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The three C’s to improve the education system

Improving competition, providing contestability and ensuring clarity of objectives can help improve the supply side of India’s education sector 

Disclaimer: The education system in India has been thoroughly reviewed and criticised numerous times. There have been various studies done by NGOs, the Ministry of Human Resource and Development and education institutions on the subject. This piece attempts to club some of the suggestions from various readings into three broad buckets.

With India struggling to reduce the large share of low skilled employment as well as its huge informal sector, it is time that some of the burden is shared with the private sector.  As per the Human Capital Index, India ranks 100 out 124 countries, indicating its inability to improve human capital formation.  Therefore, steps need to be taken that incentivise the private sector to invest in primary education institutions in the country.

As the Economist article “Learning unleashed” shows, there has been a surge in the private schools across developing countries. A large segment of the population, including the low income families, have shown a preference towards private schools over public schools. The key reason for this state of affairs is the poor standard of teacher training and, consequently, the low quality of teaching in the classroom within public schools. To add to it, the lack of competition faced by public schools removes any incentive for improvement.

Moreover, the Ministry of Human Resource and Development (MHRD) has created barriers to market entry for the private sector by imposing regulations which are uneconomical. For instance, as per the Right of Children to Free and Compulsory Education (RTE) Act, 2009, one of the basic requirements to attain the Certificate of Recognition for setting up schools is a Certificate of Land Ownership. This essentially means that the land ownership is a basic requirement for building a school that limits the entry of entrepreneurs with low capital. Hence, even if the provisions made for “free and compulsory education” under the the RTE Act have helped increase the demand for education, the supply side has been left unaltered.

In order to supplement the supply side in education sector, the MHRD needs to broadly ensure 3 C’s: competition, contestability and clarity.


One of the primary steps to improve primary schooling in India is increasing  the competition at the primary school level. An interesting way to acheive this would be by using the steps taken by the Punjab province of Pakistan as explained in the Economist article.

As per the article, the Chief Minister of the province, Shabaz Sharif has decided to not build any new schools and, instead funneled money to the private sector via an independent body, the Punjab Education Foundation (PEF). A scheme was started to help entrepreneurs set up new schools, particularly in rural areas, while another scheme gave vouchers to  incentivise parents living in slums to send children to PEF-approved institutions. These measures provided the impetus for an increase in the number of schools within the rural regions of the province.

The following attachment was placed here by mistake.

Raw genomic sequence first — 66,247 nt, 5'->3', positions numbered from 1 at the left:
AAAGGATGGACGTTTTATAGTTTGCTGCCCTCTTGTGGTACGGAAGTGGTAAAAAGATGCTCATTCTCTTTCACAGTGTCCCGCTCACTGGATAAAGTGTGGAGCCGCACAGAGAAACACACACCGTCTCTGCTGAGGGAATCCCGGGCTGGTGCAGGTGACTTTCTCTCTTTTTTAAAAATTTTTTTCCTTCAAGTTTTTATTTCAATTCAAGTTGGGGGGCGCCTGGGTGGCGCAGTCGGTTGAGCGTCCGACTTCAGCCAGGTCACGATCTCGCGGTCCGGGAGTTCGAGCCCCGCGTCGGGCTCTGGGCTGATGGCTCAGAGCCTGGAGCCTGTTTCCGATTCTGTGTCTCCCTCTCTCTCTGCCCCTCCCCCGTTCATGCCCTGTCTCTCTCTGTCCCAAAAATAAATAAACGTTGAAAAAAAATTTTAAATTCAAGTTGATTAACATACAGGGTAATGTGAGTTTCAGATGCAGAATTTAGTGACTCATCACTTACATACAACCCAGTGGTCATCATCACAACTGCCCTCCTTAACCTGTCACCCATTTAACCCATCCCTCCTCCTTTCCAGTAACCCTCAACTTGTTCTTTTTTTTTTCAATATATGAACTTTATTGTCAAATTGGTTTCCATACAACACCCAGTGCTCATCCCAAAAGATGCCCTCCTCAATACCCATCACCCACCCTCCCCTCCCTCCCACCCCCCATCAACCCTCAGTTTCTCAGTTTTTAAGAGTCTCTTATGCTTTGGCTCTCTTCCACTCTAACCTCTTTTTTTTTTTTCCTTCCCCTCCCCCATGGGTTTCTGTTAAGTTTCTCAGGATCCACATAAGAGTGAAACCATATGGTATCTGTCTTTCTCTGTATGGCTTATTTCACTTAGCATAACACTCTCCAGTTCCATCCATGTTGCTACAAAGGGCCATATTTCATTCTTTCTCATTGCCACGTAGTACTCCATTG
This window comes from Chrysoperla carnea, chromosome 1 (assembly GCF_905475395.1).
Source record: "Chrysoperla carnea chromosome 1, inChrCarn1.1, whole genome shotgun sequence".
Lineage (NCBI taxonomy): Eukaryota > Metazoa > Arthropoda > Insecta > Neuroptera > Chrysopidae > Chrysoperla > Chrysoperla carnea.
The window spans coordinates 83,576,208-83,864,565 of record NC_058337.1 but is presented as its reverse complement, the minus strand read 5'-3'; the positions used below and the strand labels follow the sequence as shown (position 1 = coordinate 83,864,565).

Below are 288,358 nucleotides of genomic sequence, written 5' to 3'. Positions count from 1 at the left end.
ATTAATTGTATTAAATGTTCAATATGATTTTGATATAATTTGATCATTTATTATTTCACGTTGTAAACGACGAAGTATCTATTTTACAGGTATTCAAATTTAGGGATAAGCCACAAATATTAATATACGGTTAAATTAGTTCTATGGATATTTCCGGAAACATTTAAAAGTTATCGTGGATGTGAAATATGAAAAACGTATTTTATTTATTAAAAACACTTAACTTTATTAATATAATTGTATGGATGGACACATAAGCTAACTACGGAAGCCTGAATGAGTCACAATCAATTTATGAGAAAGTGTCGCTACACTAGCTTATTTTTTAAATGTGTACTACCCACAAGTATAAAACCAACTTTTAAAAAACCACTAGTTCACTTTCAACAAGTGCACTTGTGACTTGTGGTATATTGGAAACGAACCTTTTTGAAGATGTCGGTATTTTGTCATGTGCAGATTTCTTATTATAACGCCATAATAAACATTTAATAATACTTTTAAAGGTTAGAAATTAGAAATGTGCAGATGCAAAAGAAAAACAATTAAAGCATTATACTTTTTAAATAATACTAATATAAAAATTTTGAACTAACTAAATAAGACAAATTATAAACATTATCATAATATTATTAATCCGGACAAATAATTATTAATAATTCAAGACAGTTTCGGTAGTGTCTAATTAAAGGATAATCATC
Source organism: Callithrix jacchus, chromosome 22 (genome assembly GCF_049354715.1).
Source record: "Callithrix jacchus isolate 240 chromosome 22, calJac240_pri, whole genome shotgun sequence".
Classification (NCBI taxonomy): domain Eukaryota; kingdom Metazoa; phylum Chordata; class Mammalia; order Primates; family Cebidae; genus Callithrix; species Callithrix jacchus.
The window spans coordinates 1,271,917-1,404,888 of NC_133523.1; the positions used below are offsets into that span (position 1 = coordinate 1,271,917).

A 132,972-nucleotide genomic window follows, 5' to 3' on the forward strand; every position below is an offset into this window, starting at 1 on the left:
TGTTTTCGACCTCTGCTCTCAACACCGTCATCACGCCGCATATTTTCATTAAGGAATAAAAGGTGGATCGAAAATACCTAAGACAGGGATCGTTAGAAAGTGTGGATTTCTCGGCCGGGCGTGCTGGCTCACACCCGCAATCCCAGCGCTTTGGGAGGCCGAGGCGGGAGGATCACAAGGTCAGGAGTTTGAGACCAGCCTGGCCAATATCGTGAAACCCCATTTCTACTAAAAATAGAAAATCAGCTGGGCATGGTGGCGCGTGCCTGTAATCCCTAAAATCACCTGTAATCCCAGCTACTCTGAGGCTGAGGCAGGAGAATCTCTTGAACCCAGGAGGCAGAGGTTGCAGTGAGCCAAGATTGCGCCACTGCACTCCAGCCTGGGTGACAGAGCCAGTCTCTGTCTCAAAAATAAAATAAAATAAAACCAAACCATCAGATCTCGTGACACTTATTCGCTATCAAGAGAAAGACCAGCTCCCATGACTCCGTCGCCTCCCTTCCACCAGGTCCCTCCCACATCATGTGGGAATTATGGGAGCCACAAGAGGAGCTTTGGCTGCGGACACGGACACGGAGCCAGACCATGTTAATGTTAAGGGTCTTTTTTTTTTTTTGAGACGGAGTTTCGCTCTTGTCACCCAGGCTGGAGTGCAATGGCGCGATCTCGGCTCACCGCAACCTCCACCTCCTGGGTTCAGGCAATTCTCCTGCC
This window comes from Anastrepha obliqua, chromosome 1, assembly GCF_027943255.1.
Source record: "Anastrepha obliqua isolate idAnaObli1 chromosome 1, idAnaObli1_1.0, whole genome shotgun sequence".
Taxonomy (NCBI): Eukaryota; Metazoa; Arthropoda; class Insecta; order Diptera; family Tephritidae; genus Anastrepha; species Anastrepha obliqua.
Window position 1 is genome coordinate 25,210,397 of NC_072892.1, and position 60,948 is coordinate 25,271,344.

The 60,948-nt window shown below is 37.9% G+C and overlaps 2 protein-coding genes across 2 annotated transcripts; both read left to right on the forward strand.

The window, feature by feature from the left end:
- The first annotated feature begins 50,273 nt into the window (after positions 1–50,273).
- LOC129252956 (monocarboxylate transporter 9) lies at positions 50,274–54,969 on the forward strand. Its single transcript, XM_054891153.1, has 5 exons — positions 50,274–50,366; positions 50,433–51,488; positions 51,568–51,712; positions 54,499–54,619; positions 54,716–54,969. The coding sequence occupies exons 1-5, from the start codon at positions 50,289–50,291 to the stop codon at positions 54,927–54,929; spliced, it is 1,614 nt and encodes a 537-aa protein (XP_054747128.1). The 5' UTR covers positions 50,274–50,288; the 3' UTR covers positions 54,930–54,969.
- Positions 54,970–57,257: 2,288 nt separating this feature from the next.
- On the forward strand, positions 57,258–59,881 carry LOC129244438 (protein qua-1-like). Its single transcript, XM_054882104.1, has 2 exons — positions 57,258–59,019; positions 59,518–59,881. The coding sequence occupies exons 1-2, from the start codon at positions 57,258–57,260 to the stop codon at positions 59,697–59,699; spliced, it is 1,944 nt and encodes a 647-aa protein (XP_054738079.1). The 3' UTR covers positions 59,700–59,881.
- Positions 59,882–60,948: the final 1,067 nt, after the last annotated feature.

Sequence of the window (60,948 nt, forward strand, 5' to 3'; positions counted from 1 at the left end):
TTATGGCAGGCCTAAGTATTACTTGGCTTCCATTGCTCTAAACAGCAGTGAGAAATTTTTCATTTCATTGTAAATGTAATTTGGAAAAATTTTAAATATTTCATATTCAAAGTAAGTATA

On similar grounds, the 42,220 crore provisioned for the primary school level in the 2015 Budget can be allocated between funds for entrepreneurs setting up new schools and vouchers for low income families based on a pre-determined weightage.


As more of the infrastructure building and the supply of education is undertaken by private schools, public schools can provide contestability in order to reduce the oligopoly or monopoly of private players in the market. The private sector suffers from various problems such as low profit margins that hamper their sustainability, residual risk of poor financial management, and corruption. The MHRD can also utilise its larger resources towards regulating the private sector schools and only run schools in regions where private schools are not as profitable or prevalent.


Finally, it is important for the MHRD to set well defined objectives and outcomes. These objectives should be clear enough that each stakeholder in the education sector is given a precise and limited number of responsibilities which can be thoroughly evaluated at the end of a term. For instance, teachers at the pre-primary school level can be given targets on improving the reading skills of students. This would make them concentrate their attention on specific and attainable tasks. Also, clear goals and objectives would help the ministry avoid highly criticised and dubious polices such as the no retention policy upto eight standard in schools.

It is vital to note that one of the primary reason for the rise in private schools has been the realisation by Indians of the growing need for education in the increasingly globalised world. This increase in demand needs to be matched with a holistic growth in the supply  of education to ensure that India’s young population can be more productive in contributing to the growth of the country.

Devika Kher is a Research Associate at Takshashila Institution. Her twitter handle is @DevikaKher.

Image Source: Wikipedia

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